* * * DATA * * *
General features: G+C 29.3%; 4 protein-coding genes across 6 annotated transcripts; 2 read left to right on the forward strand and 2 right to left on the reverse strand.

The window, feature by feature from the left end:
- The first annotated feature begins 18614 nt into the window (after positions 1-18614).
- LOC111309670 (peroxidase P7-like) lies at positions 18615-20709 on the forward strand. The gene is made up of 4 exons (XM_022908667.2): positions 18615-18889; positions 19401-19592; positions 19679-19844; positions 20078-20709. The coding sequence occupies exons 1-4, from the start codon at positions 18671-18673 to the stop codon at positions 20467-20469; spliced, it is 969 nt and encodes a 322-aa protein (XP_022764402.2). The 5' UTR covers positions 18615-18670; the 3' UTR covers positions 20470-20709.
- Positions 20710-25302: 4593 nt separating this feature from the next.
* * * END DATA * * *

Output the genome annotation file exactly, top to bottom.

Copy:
General features: G+C 29.3%; 4 protein-coding genes across 6 annotated transcripts; 2 read left to right on the forward strand and 2 right to left on the reverse strand.

The window, feature by feature from the left end:
- The first annotated feature begins 18614 nt into the window (after positions 1-18614).
- LOC111309670 (peroxidase P7-like) lies at positions 18615-20709 on the forward strand. The gene is made up of 4 exons (XM_022908667.2): positions 18615-18889; positions 19401-19592; positions 19679-19844; positions 20078-20709. The coding sequence occupies exons 1-4, from the start codon at positions 18671-18673 to the stop codon at positions 20467-20469; spliced, it is 969 nt and encodes a 322-aa protein (XP_022764402.2). The 5' UTR covers positions 18615-18670; the 3' UTR covers positions 20470-20709.
- Positions 20710-25302: 4593 nt separating this feature from the next.